We would like to examine the effect of uncertainty of ECS on emissions targets. Rogelj et al. (2014) admitting recent estimates based on the observed warming trends tend to show lower values of climate sensitivity, argues that “[T]here are several climate policy implications that can be drawn from recent ECS estimates. The most important, however, is that they do not change the big picture if all available evidence is taken into account. (…) Even the lowest ECS estimate assumed in this study only results in a delay of less than a decade in the timing of when the 2 °C threshold would be crossed when emission trends from the past 10 years are continued.”
This conclusion, what we found, comes from the Supplementary Material of the paper. There, two ECS distributions, among others, were used for comparison; one was named as IPCC AR4 consistent and the other as IPCC AR5 consistent. By comparing those two, Rogelj et al. concluded that the differences of climate sensitivity ‘do not change the picture’. What matters is that the median values of those two were almost the same, i.e., 3 °C for the former and 3.1 °C for the latter, though distribution itself is a little bit flat in AR5 consistent.
As pointed out previously, the likely range of ECS was lowered to 1.5–4.5 °C (in AR5) from 2 to 4.5 °C (in AR4), and experts were unable to agree on the value of the best estimate in AR5 though it was agreed as 3 °C in AR4. In addition, the value of 2.5 °C had been used as best estimate (most likely value) throughout IPCC’s 1st to 3rd assessment reports where the likely range of climate sensitivity had been 1.5–4.5 °C. Under the above situation, it is only natural to assume the best estimate (median) for AR5 will be lower than 3 °C. Therefore, we chose the best estimate value of 2.5 °C for the purpose of comparison to explore the impact of difference in ECS on climate negotiations. The point at issue here is whether INDCs submitted by major countries are consistent with the 2 °C target under different climate sensitivities. Note that it is not the authors’ intention to argue 2.5 °C is the correct value.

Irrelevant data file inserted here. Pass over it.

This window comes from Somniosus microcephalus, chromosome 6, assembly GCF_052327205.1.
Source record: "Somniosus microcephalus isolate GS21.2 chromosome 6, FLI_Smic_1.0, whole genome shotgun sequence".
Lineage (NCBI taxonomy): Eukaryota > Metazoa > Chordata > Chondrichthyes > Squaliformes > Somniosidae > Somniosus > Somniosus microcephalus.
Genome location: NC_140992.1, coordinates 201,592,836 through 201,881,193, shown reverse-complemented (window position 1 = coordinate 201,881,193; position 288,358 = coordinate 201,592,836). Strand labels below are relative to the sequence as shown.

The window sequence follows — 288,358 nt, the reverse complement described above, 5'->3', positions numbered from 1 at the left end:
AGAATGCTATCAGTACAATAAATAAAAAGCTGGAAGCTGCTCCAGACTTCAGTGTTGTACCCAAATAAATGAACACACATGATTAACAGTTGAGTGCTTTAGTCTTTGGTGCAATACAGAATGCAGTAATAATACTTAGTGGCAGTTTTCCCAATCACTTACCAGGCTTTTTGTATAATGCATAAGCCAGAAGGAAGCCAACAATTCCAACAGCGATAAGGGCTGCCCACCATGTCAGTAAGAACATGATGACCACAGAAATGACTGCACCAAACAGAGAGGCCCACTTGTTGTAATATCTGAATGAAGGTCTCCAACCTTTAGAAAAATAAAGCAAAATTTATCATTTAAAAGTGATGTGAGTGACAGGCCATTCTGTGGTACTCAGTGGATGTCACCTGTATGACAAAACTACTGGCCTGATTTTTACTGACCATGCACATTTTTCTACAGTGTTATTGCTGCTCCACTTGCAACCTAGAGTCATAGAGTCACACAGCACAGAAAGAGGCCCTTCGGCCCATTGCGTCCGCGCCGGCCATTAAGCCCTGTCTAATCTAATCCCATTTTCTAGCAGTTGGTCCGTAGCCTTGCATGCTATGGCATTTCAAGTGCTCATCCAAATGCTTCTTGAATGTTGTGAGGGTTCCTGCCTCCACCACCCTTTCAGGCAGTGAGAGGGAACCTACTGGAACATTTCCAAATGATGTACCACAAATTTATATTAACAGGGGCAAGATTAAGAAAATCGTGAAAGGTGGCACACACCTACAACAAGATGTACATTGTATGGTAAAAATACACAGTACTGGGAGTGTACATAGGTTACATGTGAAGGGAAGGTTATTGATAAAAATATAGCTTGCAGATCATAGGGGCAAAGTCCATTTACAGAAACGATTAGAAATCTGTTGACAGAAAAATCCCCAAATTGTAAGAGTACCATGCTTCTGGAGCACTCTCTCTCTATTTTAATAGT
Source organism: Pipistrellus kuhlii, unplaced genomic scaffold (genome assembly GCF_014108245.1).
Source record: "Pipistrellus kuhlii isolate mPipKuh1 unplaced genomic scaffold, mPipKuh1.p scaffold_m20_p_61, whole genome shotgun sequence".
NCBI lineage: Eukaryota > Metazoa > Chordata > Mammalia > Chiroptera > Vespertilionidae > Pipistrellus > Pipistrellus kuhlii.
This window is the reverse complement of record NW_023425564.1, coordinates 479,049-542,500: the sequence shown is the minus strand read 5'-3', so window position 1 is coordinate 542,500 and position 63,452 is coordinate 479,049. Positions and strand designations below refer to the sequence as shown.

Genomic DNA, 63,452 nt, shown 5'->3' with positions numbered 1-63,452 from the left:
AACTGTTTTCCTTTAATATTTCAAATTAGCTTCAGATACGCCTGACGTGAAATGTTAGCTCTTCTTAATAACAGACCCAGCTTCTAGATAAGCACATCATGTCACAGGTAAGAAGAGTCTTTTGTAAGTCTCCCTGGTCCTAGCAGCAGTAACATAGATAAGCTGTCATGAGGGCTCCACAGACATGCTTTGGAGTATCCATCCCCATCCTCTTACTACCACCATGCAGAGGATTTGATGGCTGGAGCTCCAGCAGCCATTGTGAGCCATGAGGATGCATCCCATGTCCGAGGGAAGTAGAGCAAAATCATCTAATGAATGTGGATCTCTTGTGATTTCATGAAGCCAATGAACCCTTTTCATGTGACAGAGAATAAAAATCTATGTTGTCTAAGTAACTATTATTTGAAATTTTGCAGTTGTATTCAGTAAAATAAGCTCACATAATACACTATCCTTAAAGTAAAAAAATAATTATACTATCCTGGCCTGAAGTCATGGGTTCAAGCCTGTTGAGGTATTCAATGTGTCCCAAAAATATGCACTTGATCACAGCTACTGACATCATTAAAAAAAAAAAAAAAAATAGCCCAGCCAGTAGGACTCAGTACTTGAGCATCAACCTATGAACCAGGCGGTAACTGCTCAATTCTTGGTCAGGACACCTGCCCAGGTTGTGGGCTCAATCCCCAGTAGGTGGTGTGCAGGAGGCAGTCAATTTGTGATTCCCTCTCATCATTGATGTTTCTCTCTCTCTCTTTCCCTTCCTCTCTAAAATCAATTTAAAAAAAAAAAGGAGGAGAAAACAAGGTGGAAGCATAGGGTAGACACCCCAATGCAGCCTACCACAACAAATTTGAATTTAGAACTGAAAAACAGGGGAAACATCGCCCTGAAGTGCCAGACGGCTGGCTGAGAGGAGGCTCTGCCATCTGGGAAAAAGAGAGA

Relationship between CO2 eq. concentrations, emissions reductions and temperature changes
CO2 eq Concentrations in 2100 [ppm CO2 eq] category label (concentration range)
Cumulative CO2 emissions [GtCO2]
Change in CO2 eq emissions compared to 2010
Temperature change (relative to 1850–1900)
2100 Temperature change [°C]
Likelihood of staying below temperature level over the twenty first century
−72 to −41
More unlikely than likely
No overshoot of 530 ppm CO2 eq
−57 to −42
More likely than not
Overshoot of 530 ppm CO2 eq
−55 to −25
About as likely as not
No overshoot of 580 ppm CO2 eq
−47 to −19
More unlikely than likely
Overshoot of 580 ppm CO2 eq
−16 to +7
The outcome of our model shows global total emissions under major countries’ INDCs (red line) in 2030 will not be on track to attain the 2 °C target if climate sensitivity is 3 °C (orange line). On the other hand, the red line emissions are in line with the green line that is consistent with the 2 degree target if climate sensitivity is 2.5 °C, and if we allow a temporal overshoot of 580 ppmCO2-eq. This implies, with ECS equal to 2.5 °C, that the 2 °C target is still within reach.
It is clear from the above explanations that the impact of a mere 0.5 °C difference in climate sensitivity is of critical significance for policy objectives, which is especially significant given the large uncertainties over climate sensitivity.
It is scientific community’s vital role to narrow the uncertainty range of ECS. At the same time it is critically important for policymakers in Paris to know that they are in a position to make decisions under large uncertainty of ECS.
The authors acknowledge Dr. Judith A. Curry, Georgia Institute of Technology, for her valuable comments.